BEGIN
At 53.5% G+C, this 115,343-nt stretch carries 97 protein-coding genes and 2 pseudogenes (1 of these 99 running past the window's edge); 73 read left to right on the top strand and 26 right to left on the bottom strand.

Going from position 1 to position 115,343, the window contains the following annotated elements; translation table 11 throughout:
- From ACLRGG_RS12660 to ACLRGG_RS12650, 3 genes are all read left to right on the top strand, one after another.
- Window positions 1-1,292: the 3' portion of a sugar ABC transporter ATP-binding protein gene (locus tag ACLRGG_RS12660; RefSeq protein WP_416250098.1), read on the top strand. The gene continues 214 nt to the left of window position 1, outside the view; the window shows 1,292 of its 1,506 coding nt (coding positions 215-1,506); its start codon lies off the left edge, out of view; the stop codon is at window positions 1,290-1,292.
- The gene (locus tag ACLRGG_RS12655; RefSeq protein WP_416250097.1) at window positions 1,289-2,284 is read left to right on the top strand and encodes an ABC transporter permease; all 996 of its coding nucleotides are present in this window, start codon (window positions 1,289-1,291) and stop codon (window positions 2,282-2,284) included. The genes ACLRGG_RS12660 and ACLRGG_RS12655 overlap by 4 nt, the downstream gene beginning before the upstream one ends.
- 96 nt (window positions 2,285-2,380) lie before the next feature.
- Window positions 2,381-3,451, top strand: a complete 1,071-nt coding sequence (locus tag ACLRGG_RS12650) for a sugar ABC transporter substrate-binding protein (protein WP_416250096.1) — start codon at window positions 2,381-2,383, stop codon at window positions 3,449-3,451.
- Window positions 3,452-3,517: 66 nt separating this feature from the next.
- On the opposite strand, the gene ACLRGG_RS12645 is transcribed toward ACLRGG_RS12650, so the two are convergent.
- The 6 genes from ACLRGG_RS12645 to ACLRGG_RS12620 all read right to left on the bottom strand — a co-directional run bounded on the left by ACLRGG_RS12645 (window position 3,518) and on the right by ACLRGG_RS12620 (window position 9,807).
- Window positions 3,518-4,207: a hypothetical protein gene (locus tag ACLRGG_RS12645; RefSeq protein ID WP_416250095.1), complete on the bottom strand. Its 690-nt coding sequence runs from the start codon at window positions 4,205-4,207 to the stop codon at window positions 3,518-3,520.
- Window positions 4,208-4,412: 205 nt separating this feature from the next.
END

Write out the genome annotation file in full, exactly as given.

At 53.5% G+C, this 115,343-nt stretch carries 97 protein-coding genes and 2 pseudogenes (1 of these 99 running past the window's edge); 73 read left to right on the top strand and 26 right to left on the bottom strand.

Going from position 1 to position 115,343, the window contains the following annotated elements; translation table 11 throughout:
- From ACLRGG_RS12660 to ACLRGG_RS12650, 3 genes are all read left to right on the top strand, one after another.
- Window positions 1-1,292: the 3' portion of a sugar ABC transporter ATP-binding protein gene (locus tag ACLRGG_RS12660; RefSeq protein WP_416250098.1), read on the top strand. The gene continues 214 nt to the left of window position 1, outside the view; the window shows 1,292 of its 1,506 coding nt (coding positions 215-1,506); its start codon lies off the left edge, out of view; the stop codon is at window positions 1,290-1,292.
- The gene (locus tag ACLRGG_RS12655; RefSeq protein WP_416250097.1) at window positions 1,289-2,284 is read left to right on the top strand and encodes an ABC transporter permease; all 996 of its coding nucleotides are present in this window, start codon (window positions 1,289-1,291) and stop codon (window positions 2,282-2,284) included. The genes ACLRGG_RS12660 and ACLRGG_RS12655 overlap by 4 nt, the downstream gene beginning before the upstream one ends.
- 96 nt (window positions 2,285-2,380) lie before the next feature.
- Window positions 2,381-3,451, top strand: a complete 1,071-nt coding sequence (locus tag ACLRGG_RS12650) for a sugar ABC transporter substrate-binding protein (protein WP_416250096.1) — start codon at window positions 2,381-2,383, stop codon at window positions 3,449-3,451.
- Window positions 3,452-3,517: 66 nt separating this feature from the next.
- On the opposite strand, the gene ACLRGG_RS12645 is transcribed toward ACLRGG_RS12650, so the two are convergent.
- The 6 genes from ACLRGG_RS12645 to ACLRGG_RS12620 all read right to left on the bottom strand — a co-directional run bounded on the left by ACLRGG_RS12645 (window position 3,518) and on the right by ACLRGG_RS12620 (window position 9,807).
- Window positions 3,518-4,207: a hypothetical protein gene (locus tag ACLRGG_RS12645; RefSeq protein ID WP_416250095.1), complete on the bottom strand. Its 690-nt coding sequence runs from the start codon at window positions 4,205-4,207 to the stop codon at window positions 3,518-3,520.
- Window positions 4,208-4,412: 205 nt separating this feature from the next.